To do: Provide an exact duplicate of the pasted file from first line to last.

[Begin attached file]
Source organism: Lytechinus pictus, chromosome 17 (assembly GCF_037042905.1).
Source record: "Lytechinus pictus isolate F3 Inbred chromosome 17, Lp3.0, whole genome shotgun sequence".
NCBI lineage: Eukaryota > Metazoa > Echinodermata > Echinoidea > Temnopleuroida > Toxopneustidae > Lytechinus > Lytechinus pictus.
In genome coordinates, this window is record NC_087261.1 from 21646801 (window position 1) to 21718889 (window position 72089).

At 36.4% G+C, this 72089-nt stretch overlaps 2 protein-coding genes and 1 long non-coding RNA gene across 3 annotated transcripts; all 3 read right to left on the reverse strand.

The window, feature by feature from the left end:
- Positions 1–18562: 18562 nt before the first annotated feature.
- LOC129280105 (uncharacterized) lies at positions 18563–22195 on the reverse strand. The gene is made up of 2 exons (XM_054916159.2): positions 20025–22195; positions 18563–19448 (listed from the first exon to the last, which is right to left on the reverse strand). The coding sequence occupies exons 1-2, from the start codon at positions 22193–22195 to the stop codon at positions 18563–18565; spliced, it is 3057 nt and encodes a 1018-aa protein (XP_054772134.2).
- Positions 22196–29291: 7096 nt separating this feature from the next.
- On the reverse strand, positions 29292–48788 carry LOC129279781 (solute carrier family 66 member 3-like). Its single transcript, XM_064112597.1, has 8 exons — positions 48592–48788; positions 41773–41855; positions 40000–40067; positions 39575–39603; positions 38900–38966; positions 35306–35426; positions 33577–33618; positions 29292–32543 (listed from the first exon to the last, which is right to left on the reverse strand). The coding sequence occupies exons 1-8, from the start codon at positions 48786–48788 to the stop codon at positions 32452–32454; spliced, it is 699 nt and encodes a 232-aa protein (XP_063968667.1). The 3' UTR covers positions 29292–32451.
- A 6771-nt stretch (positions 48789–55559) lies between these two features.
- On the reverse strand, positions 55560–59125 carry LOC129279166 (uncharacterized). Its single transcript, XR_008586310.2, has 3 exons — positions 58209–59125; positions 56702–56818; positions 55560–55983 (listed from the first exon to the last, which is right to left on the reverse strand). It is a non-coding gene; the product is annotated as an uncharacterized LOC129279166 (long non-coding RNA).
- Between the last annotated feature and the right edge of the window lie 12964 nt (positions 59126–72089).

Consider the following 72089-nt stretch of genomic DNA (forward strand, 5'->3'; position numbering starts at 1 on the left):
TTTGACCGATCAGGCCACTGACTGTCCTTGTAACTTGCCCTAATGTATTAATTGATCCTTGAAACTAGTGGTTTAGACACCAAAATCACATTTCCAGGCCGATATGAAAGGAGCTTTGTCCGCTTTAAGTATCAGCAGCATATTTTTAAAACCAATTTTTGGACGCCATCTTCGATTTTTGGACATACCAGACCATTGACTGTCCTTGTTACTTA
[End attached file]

Source organism: Lytechinus pictus, chromosome 17 (assembly GCF_037042905.1).
Source record: "Lytechinus pictus isolate F3 Inbred chromosome 17, Lp3.0, whole genome shotgun sequence".
NCBI lineage: Eukaryota > Metazoa > Echinodermata > Echinoidea > Temnopleuroida > Toxopneustidae > Lytechinus > Lytechinus pictus.
In genome coordinates, this window is record NC_087261.1 from 21646801 (window position 1) to 21718889 (window position 72089).

At 36.4% G+C, this 72089-nt stretch overlaps 2 protein-coding genes and 1 long non-coding RNA gene across 3 annotated transcripts; all 3 read right to left on the reverse strand.

The window, feature by feature from the left end:
- Positions 1–18562: 18562 nt before the first annotated feature.
- LOC129280105 (uncharacterized) lies at positions 18563–22195 on the reverse strand. The gene is made up of 2 exons (XM_054916159.2): positions 20025–22195; positions 18563–19448 (listed from the first exon to the last, which is right to left on the reverse strand). The coding sequence occupies exons 1-2, from the start codon at positions 22193–22195 to the stop codon at positions 18563–18565; spliced, it is 3057 nt and encodes a 1018-aa protein (XP_054772134.2).
- Positions 22196–29291: 7096 nt separating this feature from the next.
- On the reverse strand, positions 29292–48788 carry LOC129279781 (solute carrier family 66 member 3-like). Its single transcript, XM_064112597.1, has 8 exons — positions 48592–48788; positions 41773–41855; positions 40000–40067; positions 39575–39603; positions 38900–38966; positions 35306–35426; positions 33577–33618; positions 29292–32543 (listed from the first exon to the last, which is right to left on the reverse strand). The coding sequence occupies exons 1-8, from the start codon at positions 48786–48788 to the stop codon at positions 32452–32454; spliced, it is 699 nt and encodes a 232-aa protein (XP_063968667.1). The 3' UTR covers positions 29292–32451.
- A 6771-nt stretch (positions 48789–55559) lies between these two features.
- On the reverse strand, positions 55560–59125 carry LOC129279166 (uncharacterized). Its single transcript, XR_008586310.2, has 3 exons — positions 58209–59125; positions 56702–56818; positions 55560–55983 (listed from the first exon to the last, which is right to left on the reverse strand). It is a non-coding gene; the product is annotated as an uncharacterized LOC129279166 (long non-coding RNA).
- Between the last annotated feature and the right edge of the window lie 12964 nt (positions 59126–72089).

Consider the following 72089-nt stretch of genomic DNA (forward strand, 5'->3'; position numbering starts at 1 on the left):
TTTGACCGATCAGGCCACTGACTGTCCTTGTAACTTGCCCTAATGTATTAATTGATCCTTGAAACTAGTGGTTTAGACACCAAAATCACATTTCCAGGCCGATATGAAAGGAGCTTTGTCCGCTTTAAGTATCAGCAGCATATTTTTAAAACCAATTTTTGGACGCCATCTTCGATTTTTGGACATACCAGACCATTGACTGTCCTTGTTACTTA